“A wonderful tool. This volume offers a wealth of resources from a range of critical perspectives.” — Steven Mailloux, University of California, Irvine

“As someone who taught Mark Twain for almost forty years, I flattered myself by thinking I knew what I was doing. Yet I can say without hesitation that, whatever I thought I knew, I was much instructed by Making Mark Twain Work in the Classroom. This book is a significant addition to the mass of materials available on Mark Twain.” — James M. Cox, Dartmouth College

“This book makes the case, for those who still need to be convinced, that Mark Twain needs to be taught for all of the insight his work provides into our past as well as our present.” — Rhett Jones, Brown University


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Author/Editor Bios Back to Top

James S. Leonard is Professor of English at The Citadel. He is coauthor of The Fluent Mundo: Wallace Stevens and the Structure of Reality and coeditor of Satire or Evasion? Black Perspectives on Huckleberry Finn, also published by Duke University Press.

Table of Contents Back to Top

Who's Teaching Mark Twain, and How? / James S. Leonard

I. Discovering Mark Twain

From Innocence to Death: An Approach to Teaching Twain / Dennis W. Eddings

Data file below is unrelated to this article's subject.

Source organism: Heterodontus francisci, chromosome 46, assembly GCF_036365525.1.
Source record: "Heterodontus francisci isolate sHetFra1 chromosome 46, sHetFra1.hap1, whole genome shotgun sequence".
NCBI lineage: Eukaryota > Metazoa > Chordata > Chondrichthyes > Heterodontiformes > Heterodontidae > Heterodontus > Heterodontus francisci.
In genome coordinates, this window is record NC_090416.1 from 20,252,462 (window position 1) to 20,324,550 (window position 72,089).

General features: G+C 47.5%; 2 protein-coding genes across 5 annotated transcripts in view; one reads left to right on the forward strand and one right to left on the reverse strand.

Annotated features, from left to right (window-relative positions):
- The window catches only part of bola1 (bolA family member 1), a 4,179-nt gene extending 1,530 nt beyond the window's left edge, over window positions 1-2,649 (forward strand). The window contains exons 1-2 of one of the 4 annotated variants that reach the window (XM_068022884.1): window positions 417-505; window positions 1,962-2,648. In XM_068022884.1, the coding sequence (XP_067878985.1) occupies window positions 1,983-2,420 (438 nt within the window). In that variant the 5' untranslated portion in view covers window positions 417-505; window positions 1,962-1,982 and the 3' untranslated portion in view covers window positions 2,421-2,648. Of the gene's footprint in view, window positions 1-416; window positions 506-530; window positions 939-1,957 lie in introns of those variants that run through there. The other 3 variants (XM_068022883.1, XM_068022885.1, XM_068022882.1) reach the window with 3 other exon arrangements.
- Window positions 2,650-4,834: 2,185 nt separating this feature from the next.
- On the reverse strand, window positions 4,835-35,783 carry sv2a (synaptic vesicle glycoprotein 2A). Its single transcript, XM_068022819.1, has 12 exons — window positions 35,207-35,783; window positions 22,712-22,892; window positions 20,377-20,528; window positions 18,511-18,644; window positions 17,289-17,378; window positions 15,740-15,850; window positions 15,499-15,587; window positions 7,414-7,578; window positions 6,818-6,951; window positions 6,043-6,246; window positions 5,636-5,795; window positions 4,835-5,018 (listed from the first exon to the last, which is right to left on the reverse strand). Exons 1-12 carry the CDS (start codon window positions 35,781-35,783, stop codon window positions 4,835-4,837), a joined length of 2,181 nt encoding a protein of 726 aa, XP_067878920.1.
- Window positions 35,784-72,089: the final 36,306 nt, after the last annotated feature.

Race and Mark Twain / S. D. Kapoor

Personal Recollections of Joan of Arc in Today's Classroom / Victoria Thorpe Miller

Parody and Satire as Explorations of Culture in The Innocents Abroad / James E. Caron

Connecticut Yankee: Twain's Other Masterpiece / Lawrence I. Berkove

A Connecticut Yankee in the Postmodern Classroom / James S. Leonard

Opportunity Keeps Knocking: Mark Twain Scholarship for the Classroom / Louis J. Budd

II. Rediscovering Huckleberry Finn

"Huckleberry Fun" / Everett Carter

Huck's Helplessness: A Reader's Response to Stupefied Humanity / David E. E. Sloane

Teaching: Huckleberry Finn: The Uses of the Last Twelve Chapters / Pascal Covici Jr.

"Blame de pint! I reck'n I knows what I knows": Ebonics, Jim, and New Approaches to Understanding Adventures of Huckleberry Finn / Jocelyn Chadwick-Joshua

The Challenge of Teaching Huckleberry Finn / Shelley Fisher Fishkin

Huck Finn's Library: Reading, Writing, and Intertextuality / Anthony J. Berret, S. J.

The Relationship of Kemble's Illustrations to Mark Twain's Text: Using Pictures to Teach Huck Finn / Beverly R. David

Using Audiovisual Media to Teach Huckleberry Finn / Wesley Britton

High-Tech Huck: Teaching Undergraduates by Traditional Methods and with Computers / David Tomlinson

III. Playing to the Audience

The Innocents Abroad Travels to Freshman Composition / Tom Reigstad

On Teaching Huck in the Sophomore Survey / Victor Doyno

To Justify the Ways of Twain to Students: Teaching Adventures of Huckleberry Finn to Culturally Diverse Students in an Urban Southern Community College / Joseph A. Alvarez

"Pretty Ornery Preaching": Huckleberry Finn in the Church-Related College / Stan Poole

"When I read this book as a child . . . the ugliness was pushed aside": Adult Students Read and Respond to Adventures of Huckleberry Finn / Michael J. Kiskis



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Additional InformationBack to Top
Paper ISBN: 978-0-8223-2297-9 / Cloth ISBN: 978-0-8223-2278-8